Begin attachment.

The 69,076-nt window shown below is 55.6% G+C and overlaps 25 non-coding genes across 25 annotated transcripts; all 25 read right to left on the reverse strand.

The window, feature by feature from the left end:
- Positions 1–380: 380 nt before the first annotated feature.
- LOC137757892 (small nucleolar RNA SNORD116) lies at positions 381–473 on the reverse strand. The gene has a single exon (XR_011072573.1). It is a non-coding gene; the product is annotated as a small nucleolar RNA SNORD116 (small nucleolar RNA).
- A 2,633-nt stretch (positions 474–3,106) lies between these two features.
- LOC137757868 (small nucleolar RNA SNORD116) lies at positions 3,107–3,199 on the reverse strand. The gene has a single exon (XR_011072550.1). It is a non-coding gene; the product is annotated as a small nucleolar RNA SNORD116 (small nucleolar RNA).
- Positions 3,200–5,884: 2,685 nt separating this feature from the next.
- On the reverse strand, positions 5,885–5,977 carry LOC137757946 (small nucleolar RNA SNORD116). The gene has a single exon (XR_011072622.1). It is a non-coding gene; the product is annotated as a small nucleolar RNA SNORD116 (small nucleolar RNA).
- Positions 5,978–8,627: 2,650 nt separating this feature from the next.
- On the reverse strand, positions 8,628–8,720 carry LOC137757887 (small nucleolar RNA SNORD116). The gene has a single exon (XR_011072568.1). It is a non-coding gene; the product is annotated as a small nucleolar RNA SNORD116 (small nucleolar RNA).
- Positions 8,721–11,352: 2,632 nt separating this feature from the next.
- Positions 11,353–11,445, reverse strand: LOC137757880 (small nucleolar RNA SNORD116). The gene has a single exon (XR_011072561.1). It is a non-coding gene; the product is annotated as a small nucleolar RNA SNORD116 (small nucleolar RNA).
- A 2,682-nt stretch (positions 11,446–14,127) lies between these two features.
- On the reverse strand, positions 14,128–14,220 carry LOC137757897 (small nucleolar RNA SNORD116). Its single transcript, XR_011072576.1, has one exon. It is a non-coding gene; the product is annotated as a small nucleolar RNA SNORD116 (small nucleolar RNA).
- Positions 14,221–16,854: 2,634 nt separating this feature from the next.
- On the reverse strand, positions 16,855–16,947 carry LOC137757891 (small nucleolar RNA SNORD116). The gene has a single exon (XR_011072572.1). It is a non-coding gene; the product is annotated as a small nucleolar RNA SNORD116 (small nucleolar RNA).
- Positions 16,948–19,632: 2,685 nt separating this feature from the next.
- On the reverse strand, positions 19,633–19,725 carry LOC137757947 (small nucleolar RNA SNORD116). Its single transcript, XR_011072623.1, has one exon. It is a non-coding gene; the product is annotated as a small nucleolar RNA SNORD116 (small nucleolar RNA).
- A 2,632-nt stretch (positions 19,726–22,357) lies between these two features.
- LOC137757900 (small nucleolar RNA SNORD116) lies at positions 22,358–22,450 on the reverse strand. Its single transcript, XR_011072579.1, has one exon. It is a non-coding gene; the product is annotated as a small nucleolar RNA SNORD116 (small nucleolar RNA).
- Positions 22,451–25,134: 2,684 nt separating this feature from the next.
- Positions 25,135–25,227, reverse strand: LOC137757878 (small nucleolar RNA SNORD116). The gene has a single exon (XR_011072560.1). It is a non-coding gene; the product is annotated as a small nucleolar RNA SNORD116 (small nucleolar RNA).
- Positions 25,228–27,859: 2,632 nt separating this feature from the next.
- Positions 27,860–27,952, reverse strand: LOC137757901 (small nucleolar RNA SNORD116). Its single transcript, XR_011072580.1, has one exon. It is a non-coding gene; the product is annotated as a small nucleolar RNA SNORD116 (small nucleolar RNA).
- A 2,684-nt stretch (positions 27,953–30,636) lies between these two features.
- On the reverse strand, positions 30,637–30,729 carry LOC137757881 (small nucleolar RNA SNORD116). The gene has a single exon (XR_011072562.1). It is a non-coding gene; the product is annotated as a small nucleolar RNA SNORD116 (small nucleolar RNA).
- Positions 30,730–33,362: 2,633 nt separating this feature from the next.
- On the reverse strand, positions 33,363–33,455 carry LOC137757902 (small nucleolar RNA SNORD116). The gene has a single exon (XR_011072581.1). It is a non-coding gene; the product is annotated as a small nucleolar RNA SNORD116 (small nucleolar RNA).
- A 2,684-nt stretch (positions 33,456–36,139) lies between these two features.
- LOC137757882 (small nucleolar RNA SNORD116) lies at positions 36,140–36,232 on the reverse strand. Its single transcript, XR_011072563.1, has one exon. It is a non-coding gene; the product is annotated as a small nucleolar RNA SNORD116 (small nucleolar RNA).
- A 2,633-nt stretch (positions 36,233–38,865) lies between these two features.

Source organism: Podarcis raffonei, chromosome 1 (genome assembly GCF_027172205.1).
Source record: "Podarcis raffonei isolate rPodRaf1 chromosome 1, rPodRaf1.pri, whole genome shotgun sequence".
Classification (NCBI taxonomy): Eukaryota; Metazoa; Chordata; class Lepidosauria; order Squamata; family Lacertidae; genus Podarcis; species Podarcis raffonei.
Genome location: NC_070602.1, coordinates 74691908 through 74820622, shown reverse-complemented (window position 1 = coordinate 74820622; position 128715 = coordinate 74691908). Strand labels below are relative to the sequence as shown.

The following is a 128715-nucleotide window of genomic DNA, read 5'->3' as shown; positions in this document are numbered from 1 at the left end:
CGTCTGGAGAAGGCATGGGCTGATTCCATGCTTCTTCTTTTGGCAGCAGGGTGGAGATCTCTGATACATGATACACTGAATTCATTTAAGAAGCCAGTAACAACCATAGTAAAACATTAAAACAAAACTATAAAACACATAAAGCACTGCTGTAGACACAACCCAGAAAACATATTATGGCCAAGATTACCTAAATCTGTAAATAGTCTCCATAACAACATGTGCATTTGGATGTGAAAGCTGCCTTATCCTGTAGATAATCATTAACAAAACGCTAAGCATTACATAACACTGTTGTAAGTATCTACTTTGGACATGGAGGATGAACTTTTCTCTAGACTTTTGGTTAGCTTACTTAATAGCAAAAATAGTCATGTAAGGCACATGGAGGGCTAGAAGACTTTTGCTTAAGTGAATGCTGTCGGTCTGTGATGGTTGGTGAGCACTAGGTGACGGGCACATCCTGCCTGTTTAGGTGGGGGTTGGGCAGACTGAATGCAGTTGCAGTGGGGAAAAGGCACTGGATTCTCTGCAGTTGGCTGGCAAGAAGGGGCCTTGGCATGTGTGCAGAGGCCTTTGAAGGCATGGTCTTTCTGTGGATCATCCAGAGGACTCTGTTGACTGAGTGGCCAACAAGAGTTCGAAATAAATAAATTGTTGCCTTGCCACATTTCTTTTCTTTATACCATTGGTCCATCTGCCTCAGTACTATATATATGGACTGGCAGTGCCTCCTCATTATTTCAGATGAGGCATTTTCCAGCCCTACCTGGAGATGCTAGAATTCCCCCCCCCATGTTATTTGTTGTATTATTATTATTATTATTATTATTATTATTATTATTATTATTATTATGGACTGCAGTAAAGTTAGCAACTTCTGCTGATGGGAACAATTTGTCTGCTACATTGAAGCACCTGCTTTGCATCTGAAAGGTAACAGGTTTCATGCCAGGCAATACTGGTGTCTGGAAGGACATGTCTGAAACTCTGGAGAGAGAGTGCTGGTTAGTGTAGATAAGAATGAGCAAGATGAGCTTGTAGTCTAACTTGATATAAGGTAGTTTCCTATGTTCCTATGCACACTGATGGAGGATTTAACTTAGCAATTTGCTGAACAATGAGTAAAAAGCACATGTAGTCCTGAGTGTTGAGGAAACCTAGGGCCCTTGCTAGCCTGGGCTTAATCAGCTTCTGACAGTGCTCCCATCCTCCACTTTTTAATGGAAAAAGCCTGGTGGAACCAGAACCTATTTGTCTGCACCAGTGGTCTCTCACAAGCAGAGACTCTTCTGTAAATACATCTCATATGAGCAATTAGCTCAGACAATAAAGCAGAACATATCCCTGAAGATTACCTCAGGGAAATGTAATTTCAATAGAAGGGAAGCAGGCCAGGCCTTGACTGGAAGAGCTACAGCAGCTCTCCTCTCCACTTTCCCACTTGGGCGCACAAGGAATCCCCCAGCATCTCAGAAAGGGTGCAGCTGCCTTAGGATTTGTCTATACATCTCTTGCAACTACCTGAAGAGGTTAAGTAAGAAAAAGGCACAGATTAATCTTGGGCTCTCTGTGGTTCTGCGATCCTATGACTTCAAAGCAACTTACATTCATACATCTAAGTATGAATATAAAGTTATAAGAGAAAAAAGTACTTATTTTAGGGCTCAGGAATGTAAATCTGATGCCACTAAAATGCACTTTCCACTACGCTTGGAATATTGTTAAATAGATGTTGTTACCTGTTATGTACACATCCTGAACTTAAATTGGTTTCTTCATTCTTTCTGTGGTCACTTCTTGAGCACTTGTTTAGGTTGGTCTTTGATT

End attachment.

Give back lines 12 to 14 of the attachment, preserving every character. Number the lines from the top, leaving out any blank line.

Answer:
- Positions 11,353–11,445, reverse strand: LOC137757880 (small nucleolar RNA SNORD116). The gene has a single exon (XR_011072561.1). It is a non-coding gene; the product is annotated as a small nucleolar RNA SNORD116 (small nucleolar RNA).
- A 2,682-nt stretch (positions 11,446–14,127) lies between these two features.
- On the reverse strand, positions 14,128–14,220 carry LOC137757897 (small nucleolar RNA SNORD116). Its single transcript, XR_011072576.1, has one exon. It is a non-coding gene; the product is annotated as a small nucleolar RNA SNORD116 (small nucleolar RNA).